Our Atlanta medical malpractice attorneys read about a medical malpractice judgment that was overturned due to a trial judge responding to a note from a juror, which was found to be improper by the Georgia Court of Appeals.
The case is Phillips v. Harmon, and the trial judge, Judge Benjamin Studdard of Henry County Superior Court, received, among other notes, one from a juror saying the jury was deadlocked. The attorney for the plaintiff only found out about this note after the trial had concluded. During the trial, Judge Studdard had notified counsel of four other notes sent to him by the jury, but not about this particular note. He also did not mention to counsel his directions that the jury continue to deliberate, and did not preserve the notes for the record.
The case was about the mother of a child born blind and quadriplegic after a difficult birth. The two week trial ended with a verdict for the defendants, gynecologist Deborah Haynes, nurse-midwife Marcia Harmon, and Eagle’s Landing Ob-Gyn Associates. It was only two weeks after this verdict that one juror, Beverly Lemon Angelo, called the plaintiff’s attorney and told him the jury was deadlocked at the end of the second day of deliberations and the jury foreman had sent a note to the judge. Judge Studdard sent back a note in reply, “Please continue deliberating.” Ms. Angelo and another juror, Sandra Lynn Tanner, who did not agree with the majority felt like this instruction meant they should drop their objections and go with the majority. Ms. Tanner stated that she believed the instructions meant they had to keep deliberating until there was a unanimous verdict. She did not know that if there was no unanimous verdict another jury would hear the case.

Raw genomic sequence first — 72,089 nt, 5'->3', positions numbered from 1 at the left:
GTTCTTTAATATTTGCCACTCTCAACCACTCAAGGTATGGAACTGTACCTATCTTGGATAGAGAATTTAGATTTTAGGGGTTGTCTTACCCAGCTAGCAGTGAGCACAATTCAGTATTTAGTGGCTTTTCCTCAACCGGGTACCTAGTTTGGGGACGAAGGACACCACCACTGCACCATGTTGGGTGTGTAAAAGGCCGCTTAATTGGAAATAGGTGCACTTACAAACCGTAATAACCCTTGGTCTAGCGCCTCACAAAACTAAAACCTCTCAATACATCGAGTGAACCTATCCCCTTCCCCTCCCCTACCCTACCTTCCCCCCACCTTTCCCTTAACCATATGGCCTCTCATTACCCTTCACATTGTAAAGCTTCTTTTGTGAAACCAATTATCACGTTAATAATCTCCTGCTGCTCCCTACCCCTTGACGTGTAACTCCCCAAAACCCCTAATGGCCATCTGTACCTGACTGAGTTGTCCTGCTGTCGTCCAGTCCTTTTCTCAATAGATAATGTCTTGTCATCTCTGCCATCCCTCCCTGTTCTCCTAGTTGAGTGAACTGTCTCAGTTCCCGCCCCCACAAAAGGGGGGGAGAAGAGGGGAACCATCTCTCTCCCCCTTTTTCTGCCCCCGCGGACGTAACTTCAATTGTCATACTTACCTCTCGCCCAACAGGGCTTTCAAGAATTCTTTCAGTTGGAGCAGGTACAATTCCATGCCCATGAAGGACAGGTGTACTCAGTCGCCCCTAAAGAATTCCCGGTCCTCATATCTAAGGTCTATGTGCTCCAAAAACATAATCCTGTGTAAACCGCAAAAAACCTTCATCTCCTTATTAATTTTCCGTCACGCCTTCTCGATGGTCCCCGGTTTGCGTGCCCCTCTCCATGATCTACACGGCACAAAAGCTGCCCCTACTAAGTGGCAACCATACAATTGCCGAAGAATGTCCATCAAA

The Georgia Court of Appeals found that the conduct with the note violated the Georgia Constitution and also legal precedent established in criminal law. A trial judge should not communicate with a jury about a case in the absence of the accused and his counsel. The judgment stated there was no reason for this rule to be different in civil cases. Judge Carla Wong McMillian, writing for the Court, stated, “[A]s a general proposition and broadly stated, a trial judge should not answer a question from the jury in a civil case about their ability to reach a verdict unless the parties and/or their counsel are present as well.”
The judgment did not make a determination as to whether Judge Studdard’s conduct violated the Georgia Code of Judicial Conduct. Judge Studdard asserts that his actions did not violate judicial ethics.
Atlanta Medical Malpractice Lawyers
If you or a loved one has been injured by a negligent medical proffesional, contact an experienced personal injury lawyer. The Law Office of Sammons & Carpenter may be able to help you understand your case and advise you how to proceed, so contact us as soon as possible at 404-814-8948, or fill out our confidential online case evaluation form for a free consultation today.
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